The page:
moving-to-croatia

Moving to Croatia

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A comprehensive guide to moving to Croatia

When moving to Croatia, you are going to settle in the newest member state of the European Union. This makes relocating easier for many expats. But more on entry requirements and permits for moving to Croatia later — first, we’ll introduce you to this beautiful country, its culture, and its people.

Relocating to Croatia

  • Croatia adopted the Schengen area rules in 2004, which means that foreign nationals from a variety of countries will not need a visa.
  • Zagreb is the most popular expat location, but you could also choose from any of the other locations in the country with smaller expat communities.
  • It could be a struggle to find accommodation as the property market in Croatia is largely geared towards the many tourists it receives each year.

Get Ready to Enjoy the Varied Croatian Landscape

Croatia is located at the juncture of Central and Southeastern Europe. It borders Slovenia and Hungary to the north, Serbia to the east, Bosnia & Herzegovina to the southeast, a tiny bit of Montenegro in the very south, and the Adriatic seacoast to the west. With its surface area of 56,600 km², it belongs to the smaller EU members, but it’s still bigger, for example, than Slovakia, Denmark, or the Netherlands.

Its peculiar shape — Croatia consists of a broad east-west corridor in the north, and a narrow strip running from north to south along the sea — explains its diverse geography and climate. Most expats moving to Croatia settle in Zagreb, the capital, which is about 100 km from the Slovenian border.

To the east of Zagreb, you have the low plains of Slavonia. Expats moving to Croatia find the coastal areas feel very Mediterranean, but the hinterland in the direction of Bosnia is often hilly or mountainous. Across this variable landscape, you will find many cave systems to explore.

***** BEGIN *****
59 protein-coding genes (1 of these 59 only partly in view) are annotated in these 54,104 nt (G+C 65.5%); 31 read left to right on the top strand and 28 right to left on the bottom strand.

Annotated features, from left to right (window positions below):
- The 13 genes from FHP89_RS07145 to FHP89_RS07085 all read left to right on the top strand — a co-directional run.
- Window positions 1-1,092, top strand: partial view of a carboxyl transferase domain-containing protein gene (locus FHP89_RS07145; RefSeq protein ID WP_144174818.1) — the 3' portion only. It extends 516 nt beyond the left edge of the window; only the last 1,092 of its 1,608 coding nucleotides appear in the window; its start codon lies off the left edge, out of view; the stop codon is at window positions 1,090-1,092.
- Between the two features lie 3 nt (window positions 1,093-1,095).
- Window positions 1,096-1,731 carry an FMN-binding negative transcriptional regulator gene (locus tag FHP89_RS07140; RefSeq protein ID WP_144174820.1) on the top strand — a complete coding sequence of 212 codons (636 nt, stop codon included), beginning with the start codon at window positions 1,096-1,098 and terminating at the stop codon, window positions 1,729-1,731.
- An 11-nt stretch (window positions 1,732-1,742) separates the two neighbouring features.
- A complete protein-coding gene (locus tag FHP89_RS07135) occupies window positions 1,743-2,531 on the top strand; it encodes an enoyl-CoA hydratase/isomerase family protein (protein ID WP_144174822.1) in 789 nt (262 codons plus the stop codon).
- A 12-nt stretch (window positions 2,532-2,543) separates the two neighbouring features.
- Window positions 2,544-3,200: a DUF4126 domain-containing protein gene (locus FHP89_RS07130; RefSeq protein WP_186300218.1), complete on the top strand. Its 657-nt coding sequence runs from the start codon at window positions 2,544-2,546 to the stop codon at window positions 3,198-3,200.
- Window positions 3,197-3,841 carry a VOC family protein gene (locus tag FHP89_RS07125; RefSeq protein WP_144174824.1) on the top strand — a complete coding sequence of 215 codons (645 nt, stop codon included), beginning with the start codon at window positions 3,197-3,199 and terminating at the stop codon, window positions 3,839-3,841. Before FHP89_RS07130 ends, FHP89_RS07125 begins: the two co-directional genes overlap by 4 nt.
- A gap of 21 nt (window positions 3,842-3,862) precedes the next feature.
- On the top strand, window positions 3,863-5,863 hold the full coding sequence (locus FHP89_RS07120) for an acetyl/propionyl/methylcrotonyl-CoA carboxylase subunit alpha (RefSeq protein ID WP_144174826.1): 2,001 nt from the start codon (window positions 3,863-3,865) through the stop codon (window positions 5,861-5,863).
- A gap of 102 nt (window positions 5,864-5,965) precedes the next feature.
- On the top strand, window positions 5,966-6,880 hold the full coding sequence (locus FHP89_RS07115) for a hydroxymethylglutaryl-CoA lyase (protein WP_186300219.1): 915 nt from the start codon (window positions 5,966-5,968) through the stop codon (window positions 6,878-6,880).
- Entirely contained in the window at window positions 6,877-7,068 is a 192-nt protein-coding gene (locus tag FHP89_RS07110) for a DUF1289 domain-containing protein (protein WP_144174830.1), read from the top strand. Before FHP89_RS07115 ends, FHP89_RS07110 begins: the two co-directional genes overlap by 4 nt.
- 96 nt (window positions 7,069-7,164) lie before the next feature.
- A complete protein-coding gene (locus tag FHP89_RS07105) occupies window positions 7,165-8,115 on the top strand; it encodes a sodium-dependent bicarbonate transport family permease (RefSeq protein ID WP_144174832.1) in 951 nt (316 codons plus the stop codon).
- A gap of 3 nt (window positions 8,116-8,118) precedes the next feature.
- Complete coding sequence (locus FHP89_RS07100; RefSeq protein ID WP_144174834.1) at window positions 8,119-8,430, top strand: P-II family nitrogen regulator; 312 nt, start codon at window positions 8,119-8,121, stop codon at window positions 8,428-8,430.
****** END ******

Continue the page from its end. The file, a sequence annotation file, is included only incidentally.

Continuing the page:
The scenery can quickly change as you travel from the beaches at sea level to summits like Mount Dinara, with its 1,831 meters. Unsurprisingly, the weather tends to be milder on the coast than inland, especially in the mountains. This is a relevant point to keep in mind if you’re moving to Croatia.

A Turbulent History

Like so many other countries in Central, Eastern, and Southeastern Europe, modern Croatia traces its roots back to the turbulent history of the 20th century. After World War One, it ceased to be a part of the large Habsburg Empire known as Austria-Hungary. Together with Serbia and Slovenia, it formed an independent kingdom, which became known as Yugoslavia in 1929.

Ten years later, Croatia emerged as a more or less autonomous part of this kingdom, but it was occupied by the Axis Powers and turned into a fascist puppet state in the 1940s. Partisan resistance to the brutal occupation soon erupted, and Communist leader Josip Broz Tito from northern Croatia turned into a key commander of the partisan troops.

When the Second World War ended, Croatia became an integral part of the new Socialist Federal Republic of Yugoslavia, with Marshal Tito as its new authoritarian president, a role he filled until his death in 1980. A mere decade later, the Iron Curtain fell. A consolidated Yugoslavia united under the banner of Socialism was no more.

The disintegration caused the Yugoslav Wars of the 1990s, in which Croatia experienced four years of intermittent fighting against Serbia, from 1991 till 1995. The Croatian War of Independence (domovinski rat) left about 20,000 people dead on both sides, tens of thousands wounded or disabled, and ethnic minorities displaced.

A Country on the Up

On the one hand, the young Republica Hravtska — a unitary parliamentary republic and market economy plus welfare state — still has to deal with the legacy of the hostilities described above. Not only do ethnic tensions linger in some areas, but specialists are still busy removing landmines in several regions. Moreover, the War of Independence and its aftermath partly explain the country’s economic slump and the emigration of its young and/or highly qualified people. Emigration from Croatia is currently higher than immigration to Croatia.

On the other hand, one should not focus on the downsides of moving to Croatia. Croatia’s varied scenery, fascinating heritage, and friendly populace amply justify its reputation as one of the top tourist and travel destinations worldwide. The country has been working hard to leave the strife of the past behind and to join international organizations such as the UN, NATO, and now the EU.